You can read 19 more articles this month
ITALY’S far-right Interior Minister Matteo Salvini has brushed off claims of a “racism emergency” in the country following an attack on a black athlete.
Daisy Osakue was targeted on Monday when a car drove alongside her as she was walking in the northern city of Turin. The assailants threw an egg at her which caused an eye injury requiring hospital treatment.
Ms Osakue said: “I don’t want to play the sexism or racism card, but people should be able to go out without someone attacking you out of the blue. They are just cowards.”
The athlete, who will represent Italy in the forthcoming European Athletics Championships in Berlin told Italian TV: “I’m sorry to say it, but I think we’re dealing with racism.”
It is the 11th attack with a potential racist element since Mr Salvini’s far-right Northern League came to power in Italy’s coalition government in June. The United Nations migration agency has warned that the incidents represent “an extremely worrying trend of violence and racism.”
Opposition groups have warned of a “climate of hate” in Italy since Mr Salvini launched an anti-immigration drive, using fiery rhetoric against minority communities and closing Italian ports to vessels carrying refugees.
Hundreds of residents were forcibly removed as police dismantled a Roma camp in the capital Rome earlier this month, in defiance of a European Court of Human Rights order to halt the evacuations.
In dismissing the ruling, Mr Salvini blasted: “I’m interested in restoring the rule of law, regardless of what letters from courts say.”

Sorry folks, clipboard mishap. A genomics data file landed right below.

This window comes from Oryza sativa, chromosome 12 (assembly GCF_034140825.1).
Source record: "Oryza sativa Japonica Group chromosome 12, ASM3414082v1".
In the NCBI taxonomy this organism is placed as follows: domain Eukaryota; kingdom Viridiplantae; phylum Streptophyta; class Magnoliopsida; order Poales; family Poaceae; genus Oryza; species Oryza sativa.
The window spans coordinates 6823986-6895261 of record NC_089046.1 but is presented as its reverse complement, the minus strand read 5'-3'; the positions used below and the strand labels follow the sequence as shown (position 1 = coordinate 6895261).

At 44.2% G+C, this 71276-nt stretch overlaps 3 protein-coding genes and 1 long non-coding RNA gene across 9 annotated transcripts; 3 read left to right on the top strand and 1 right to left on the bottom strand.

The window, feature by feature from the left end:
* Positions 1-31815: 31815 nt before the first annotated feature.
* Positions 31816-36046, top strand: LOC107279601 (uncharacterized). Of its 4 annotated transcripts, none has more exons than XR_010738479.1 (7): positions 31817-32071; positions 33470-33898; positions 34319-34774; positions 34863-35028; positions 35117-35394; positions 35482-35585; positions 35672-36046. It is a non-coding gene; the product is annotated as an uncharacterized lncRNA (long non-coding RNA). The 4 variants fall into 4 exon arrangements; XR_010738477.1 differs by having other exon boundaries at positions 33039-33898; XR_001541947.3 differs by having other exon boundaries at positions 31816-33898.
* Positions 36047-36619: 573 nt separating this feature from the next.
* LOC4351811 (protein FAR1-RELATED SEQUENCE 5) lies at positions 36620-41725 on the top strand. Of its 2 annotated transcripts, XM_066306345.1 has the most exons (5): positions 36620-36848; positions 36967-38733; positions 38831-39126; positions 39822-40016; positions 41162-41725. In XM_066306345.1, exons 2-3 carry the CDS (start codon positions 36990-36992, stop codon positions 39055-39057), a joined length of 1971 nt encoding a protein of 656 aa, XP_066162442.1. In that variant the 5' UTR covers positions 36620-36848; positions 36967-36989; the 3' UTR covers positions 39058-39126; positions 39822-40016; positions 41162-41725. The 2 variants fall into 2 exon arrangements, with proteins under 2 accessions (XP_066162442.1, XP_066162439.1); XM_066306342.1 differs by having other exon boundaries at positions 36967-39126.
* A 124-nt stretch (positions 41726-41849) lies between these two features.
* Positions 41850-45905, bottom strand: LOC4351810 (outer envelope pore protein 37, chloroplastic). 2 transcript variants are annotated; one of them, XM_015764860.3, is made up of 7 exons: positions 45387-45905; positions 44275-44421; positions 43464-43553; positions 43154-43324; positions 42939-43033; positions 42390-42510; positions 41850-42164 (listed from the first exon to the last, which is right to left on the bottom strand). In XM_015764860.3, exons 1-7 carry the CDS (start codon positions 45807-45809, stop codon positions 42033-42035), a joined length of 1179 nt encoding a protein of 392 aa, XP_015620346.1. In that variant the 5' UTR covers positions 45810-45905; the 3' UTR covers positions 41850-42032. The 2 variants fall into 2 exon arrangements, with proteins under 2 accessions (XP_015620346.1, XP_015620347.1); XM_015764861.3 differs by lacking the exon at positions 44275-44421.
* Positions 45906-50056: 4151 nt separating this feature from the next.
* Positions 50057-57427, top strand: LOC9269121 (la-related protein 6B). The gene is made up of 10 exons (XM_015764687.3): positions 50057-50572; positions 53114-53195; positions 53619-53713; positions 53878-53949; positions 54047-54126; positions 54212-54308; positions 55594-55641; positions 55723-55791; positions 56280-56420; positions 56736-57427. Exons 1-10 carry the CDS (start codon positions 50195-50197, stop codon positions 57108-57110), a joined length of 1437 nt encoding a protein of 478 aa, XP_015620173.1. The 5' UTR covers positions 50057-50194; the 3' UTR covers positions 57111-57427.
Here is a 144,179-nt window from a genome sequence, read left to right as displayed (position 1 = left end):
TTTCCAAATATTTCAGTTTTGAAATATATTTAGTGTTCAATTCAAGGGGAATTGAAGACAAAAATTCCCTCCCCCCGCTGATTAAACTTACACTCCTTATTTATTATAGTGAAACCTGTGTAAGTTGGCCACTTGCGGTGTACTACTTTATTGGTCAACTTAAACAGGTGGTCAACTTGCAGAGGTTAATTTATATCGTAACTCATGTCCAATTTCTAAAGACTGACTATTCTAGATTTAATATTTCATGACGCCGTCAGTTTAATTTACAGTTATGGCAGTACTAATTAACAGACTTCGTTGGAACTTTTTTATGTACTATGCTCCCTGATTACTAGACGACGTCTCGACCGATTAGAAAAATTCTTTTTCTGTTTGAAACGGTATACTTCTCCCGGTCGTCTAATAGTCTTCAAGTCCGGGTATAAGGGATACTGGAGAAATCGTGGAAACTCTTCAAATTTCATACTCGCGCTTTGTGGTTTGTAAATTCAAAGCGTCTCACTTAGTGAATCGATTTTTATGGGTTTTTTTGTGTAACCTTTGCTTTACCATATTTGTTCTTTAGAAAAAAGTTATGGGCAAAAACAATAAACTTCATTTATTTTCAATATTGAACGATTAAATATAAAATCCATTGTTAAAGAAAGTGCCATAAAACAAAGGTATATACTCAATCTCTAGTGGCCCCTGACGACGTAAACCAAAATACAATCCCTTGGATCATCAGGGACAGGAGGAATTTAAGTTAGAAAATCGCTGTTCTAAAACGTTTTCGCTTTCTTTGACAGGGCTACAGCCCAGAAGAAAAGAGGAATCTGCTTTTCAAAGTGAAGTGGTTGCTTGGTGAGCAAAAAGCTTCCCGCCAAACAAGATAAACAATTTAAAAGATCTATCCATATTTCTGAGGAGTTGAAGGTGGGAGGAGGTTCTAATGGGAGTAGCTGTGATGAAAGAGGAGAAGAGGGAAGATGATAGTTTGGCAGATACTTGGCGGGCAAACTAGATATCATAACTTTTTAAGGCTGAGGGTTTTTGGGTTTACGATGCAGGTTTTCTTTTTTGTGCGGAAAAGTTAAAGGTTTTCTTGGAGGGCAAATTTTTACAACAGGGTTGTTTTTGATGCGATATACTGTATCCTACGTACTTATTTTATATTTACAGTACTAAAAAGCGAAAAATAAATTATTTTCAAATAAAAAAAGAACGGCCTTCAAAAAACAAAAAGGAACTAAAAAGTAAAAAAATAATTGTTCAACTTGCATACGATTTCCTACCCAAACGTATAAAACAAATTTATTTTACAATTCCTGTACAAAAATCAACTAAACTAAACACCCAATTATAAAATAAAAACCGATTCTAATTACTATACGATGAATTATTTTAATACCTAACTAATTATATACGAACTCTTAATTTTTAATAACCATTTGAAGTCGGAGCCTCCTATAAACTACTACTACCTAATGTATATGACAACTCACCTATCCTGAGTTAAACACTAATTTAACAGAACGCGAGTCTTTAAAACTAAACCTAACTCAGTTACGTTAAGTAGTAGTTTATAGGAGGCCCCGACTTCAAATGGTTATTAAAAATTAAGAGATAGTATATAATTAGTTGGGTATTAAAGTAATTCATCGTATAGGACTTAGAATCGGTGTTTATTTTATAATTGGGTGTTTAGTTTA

Among the spate of attacks, a 13-month-old Roma girl was left part-paralysed after being shot from a balcony while in her mother’s arms.
Former prime minister Matteo Renzi said: “The attacks against people of different colour skin is now an emergency. This is now obvious, Nobody can deny it, especially if they sit in government.”
Mr Salvini hit back saying: “Is there a racism emergency in Italy? Don’t be stupid.” He blamed immigrants for the problems facing Italy, claiming they committed a third of all crimes in the country.
“Certainly the mass immigration allowed by the left hasn’t helped matters,” he said.
Opposition Democratic Party leader Maurizio Martina warned: “Violence is multiplying everywhere, but he denies it.”
And UN refugee agency spokesman Felipe Camargo said: “We cannot tolerate this escalation of indiscriminate violence, which reveals an alarming racial matrix.”
You can’t buy a revolution, but you can help the only daily paper in Britain that’s fighting for one by joining the 501 club.
Just £5 a month gives you the opportunity to win one of 17 prizes, from £25 to the £501 jackpot.
By becoming a 501 Club member you are helping the Morning Star cover its printing, distribution and staff costs — help keep our paper thriving by joining!
You can’t buy a revolution, but you can help the only daily paper in Britain that’s fighting for one by become a member of the People’s Printing Press Society.
The Morning Star is a readers’ co-operative, which means you can become an owner of the paper too by buying shares in the society.
Shares are £1 each — though unlike capitalist firms, each shareholder has an equal say. Money from shares contributes directly to keep our paper thriving.
Some union branches have taken out shares of over £500 and individuals over £100.
You can’t buy a revolution, but you can help the only daily paper in Britain that’s fighting for one by donating to the Fighting Fund.
The Morning Star is unique, as a lone socialist voice in a sea of corporate media. We offer a platform for those who would otherwise never be listened to, coverage of stories that would otherwise be buried.
The rich don’t like us, and they don’t advertise with us, so we rely on you, our readers and friends. With a regular donation to our monthly Fighting Fund, we can continue to thumb our noses at the fat cats and tell truth to power.
Donate today and make a regular contribution.